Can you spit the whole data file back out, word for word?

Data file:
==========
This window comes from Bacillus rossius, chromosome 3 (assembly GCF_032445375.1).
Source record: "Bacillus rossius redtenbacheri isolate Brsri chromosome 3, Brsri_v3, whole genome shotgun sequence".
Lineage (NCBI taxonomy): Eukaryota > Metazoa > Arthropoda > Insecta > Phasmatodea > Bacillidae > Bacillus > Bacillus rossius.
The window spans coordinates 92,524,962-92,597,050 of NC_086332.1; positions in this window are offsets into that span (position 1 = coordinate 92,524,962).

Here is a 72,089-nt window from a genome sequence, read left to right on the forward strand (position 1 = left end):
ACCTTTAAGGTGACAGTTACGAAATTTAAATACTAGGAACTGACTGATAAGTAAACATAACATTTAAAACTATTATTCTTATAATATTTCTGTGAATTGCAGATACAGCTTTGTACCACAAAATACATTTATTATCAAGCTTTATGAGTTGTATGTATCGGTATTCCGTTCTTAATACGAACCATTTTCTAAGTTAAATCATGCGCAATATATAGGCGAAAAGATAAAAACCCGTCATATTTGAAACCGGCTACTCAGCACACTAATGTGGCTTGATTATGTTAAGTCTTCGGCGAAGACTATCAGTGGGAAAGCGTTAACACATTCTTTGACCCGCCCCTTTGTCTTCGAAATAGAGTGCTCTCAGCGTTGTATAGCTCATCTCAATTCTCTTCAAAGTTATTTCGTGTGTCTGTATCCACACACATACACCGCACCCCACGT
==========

This window comes from Bacillus rossius, chromosome 3 (assembly GCF_032445375.1).
Source record: "Bacillus rossius redtenbacheri isolate Brsri chromosome 3, Brsri_v3, whole genome shotgun sequence".
Lineage (NCBI taxonomy): Eukaryota > Metazoa > Arthropoda > Insecta > Phasmatodea > Bacillidae > Bacillus > Bacillus rossius.
The window spans coordinates 92,524,962-92,597,050 of NC_086332.1; positions in this window are offsets into that span (position 1 = coordinate 92,524,962).

Here is a 72,089-nt window from a genome sequence, read left to right on the forward strand (position 1 = left end):
ACCTTTAAGGTGACAGTTACGAAATTTAAATACTAGGAACTGACTGATAAGTAAACATAACATTTAAAACTATTATTCTTATAATATTTCTGTGAATTGCAGATACAGCTTTGTACCACAAAATACATTTATTATCAAGCTTTATGAGTTGTATGTATCGGTATTCCGTTCTTAATACGAACCATTTTCTAAGTTAAATCATGCGCAATATATAGGCGAAAAGATAAAAACCCGTCATATTTGAAACCGGCTACTCAGCACACTAATGTGGCTTGATTATGTTAAGTCTTCGGCGAAGACTATCAGTGGGAAAGCGTTAACACATTCTTTGACCCGCCCCTTTGTCTTCGAAATAGAGTGCTCTCAGCGTTGTATAGCTCATCTCAATTCTCTTCAAAGTTATTTCGTGTGTCTGTATCCACACACATACACCGCACCCCACGT